Six-Plus-One Lineout

The traditional six-player lineout has the scrum-half standing two meters back in the receiver position.

The popular six-plus-one variation has the seventh forward standing in the scrum-half position to receive the ball.

This allows the extra forward to quickly join a maul.

Of course, the opposition can see this formation and will have to prepare for a maul.

The six-plus-one is also a good way to disguise an alternative play such as throwing long and getting the ball out into the open field.

Seven-Player Or “Full” Lineouts

A lineout with seven players is also referred to as a “full” lineout. All the forwards are in the line apart from the hooker.

Despite the name, don’t be mistaken in thinking that seven is the maximum number allowed in a lineout. There is no law against backs being in a lineout.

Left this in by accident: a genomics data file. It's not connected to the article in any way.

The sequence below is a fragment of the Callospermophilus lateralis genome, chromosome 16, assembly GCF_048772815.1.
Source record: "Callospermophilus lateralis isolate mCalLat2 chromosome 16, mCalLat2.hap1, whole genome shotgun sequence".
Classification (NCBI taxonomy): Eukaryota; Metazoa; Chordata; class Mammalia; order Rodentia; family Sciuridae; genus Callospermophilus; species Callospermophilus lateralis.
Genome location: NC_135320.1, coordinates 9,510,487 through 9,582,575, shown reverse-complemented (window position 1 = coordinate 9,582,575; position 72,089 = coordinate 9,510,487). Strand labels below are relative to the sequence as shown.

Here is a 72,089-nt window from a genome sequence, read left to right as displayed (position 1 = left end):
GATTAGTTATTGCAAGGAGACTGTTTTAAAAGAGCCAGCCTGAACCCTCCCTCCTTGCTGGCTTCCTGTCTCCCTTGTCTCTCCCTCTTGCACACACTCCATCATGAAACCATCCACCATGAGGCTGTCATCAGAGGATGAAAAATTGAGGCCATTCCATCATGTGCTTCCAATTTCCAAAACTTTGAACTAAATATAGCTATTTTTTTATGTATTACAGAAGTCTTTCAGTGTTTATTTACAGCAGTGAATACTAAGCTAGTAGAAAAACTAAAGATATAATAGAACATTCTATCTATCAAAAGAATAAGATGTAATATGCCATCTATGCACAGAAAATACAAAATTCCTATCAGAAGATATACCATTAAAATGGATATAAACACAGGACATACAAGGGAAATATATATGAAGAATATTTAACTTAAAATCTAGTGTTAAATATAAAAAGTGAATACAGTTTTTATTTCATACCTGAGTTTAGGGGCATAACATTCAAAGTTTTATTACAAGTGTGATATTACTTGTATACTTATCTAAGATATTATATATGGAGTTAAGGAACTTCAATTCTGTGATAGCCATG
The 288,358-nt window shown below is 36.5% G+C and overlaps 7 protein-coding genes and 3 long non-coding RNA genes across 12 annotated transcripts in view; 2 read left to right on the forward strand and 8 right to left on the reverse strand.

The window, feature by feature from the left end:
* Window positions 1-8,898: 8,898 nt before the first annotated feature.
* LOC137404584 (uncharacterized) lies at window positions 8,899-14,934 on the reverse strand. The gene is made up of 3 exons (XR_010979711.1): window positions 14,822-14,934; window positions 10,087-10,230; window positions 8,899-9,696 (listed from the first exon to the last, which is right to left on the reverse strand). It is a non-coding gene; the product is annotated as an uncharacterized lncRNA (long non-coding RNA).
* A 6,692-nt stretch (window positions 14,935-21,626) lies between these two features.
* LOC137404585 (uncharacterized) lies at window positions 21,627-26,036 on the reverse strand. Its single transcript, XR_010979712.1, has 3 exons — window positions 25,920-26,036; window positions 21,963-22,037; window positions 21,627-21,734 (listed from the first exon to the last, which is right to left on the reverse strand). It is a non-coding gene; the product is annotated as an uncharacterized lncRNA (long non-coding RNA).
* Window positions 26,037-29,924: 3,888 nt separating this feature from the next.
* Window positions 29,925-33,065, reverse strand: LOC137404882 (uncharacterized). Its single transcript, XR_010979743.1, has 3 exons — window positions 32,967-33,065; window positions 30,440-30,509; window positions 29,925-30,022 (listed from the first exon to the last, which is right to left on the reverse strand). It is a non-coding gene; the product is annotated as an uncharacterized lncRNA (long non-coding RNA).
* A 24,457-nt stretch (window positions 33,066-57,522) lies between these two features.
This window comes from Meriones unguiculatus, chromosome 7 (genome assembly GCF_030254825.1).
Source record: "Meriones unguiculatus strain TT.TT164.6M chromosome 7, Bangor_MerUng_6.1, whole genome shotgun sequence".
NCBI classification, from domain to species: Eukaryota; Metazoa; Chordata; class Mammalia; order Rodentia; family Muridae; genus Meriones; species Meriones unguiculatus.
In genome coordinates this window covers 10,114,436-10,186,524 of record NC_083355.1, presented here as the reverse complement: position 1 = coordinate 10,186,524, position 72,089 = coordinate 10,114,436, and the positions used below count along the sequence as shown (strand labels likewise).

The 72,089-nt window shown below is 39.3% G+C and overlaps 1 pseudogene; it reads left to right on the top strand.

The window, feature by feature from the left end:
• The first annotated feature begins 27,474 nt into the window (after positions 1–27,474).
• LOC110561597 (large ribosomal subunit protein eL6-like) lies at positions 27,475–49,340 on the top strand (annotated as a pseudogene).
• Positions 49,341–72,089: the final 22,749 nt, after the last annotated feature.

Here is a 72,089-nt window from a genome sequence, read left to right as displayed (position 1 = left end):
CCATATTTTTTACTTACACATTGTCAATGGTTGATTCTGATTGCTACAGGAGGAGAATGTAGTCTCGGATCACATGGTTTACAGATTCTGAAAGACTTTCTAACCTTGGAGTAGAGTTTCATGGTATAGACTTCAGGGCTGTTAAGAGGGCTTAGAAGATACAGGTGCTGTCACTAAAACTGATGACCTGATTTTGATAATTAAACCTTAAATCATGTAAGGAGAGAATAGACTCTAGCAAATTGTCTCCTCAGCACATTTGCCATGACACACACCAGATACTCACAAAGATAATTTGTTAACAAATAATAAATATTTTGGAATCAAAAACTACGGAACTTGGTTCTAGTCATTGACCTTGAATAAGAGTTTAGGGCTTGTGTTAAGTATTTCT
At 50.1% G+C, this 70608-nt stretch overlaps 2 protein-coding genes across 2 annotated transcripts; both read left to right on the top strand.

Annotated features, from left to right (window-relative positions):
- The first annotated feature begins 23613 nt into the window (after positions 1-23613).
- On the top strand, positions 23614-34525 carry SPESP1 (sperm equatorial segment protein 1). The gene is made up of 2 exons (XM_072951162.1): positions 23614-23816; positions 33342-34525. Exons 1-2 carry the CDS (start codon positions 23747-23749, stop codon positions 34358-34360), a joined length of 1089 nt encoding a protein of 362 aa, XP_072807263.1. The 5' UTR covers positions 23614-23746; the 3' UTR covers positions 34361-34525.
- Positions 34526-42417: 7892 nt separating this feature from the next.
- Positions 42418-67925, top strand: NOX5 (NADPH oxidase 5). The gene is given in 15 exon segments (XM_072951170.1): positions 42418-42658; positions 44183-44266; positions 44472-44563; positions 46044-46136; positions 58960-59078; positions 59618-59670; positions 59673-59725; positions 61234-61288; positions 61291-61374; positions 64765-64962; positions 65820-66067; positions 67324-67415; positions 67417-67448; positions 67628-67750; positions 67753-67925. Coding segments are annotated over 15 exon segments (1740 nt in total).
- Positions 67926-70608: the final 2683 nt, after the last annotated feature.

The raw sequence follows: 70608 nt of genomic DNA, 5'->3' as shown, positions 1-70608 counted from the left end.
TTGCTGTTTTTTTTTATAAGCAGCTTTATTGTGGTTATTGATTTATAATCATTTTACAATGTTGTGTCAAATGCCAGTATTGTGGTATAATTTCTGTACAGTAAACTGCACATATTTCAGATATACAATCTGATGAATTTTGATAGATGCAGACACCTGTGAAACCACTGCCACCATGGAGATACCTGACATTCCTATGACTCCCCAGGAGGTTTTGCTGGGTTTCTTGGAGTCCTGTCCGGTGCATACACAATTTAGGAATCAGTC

Like the six-player lineout, the seven-player version allows for two jumping pods. In other words, each pod has one jumper and two lifters.

But the seventh player allows for extra moves.

Loop play

One rare move is very slick when it’s pulled off. The first pod moves forward and the second pod moves backward. Both pods lift their jumper.

The opposition forwards follow the movements of the nearest pod. This causes a gap in the middle.

The jumper in the pod at the back catches the ball and hands it off to the tail gunner in position number 7. This player loops around to race through the gap.

The All Blacks ran this one in a World Cup match against France.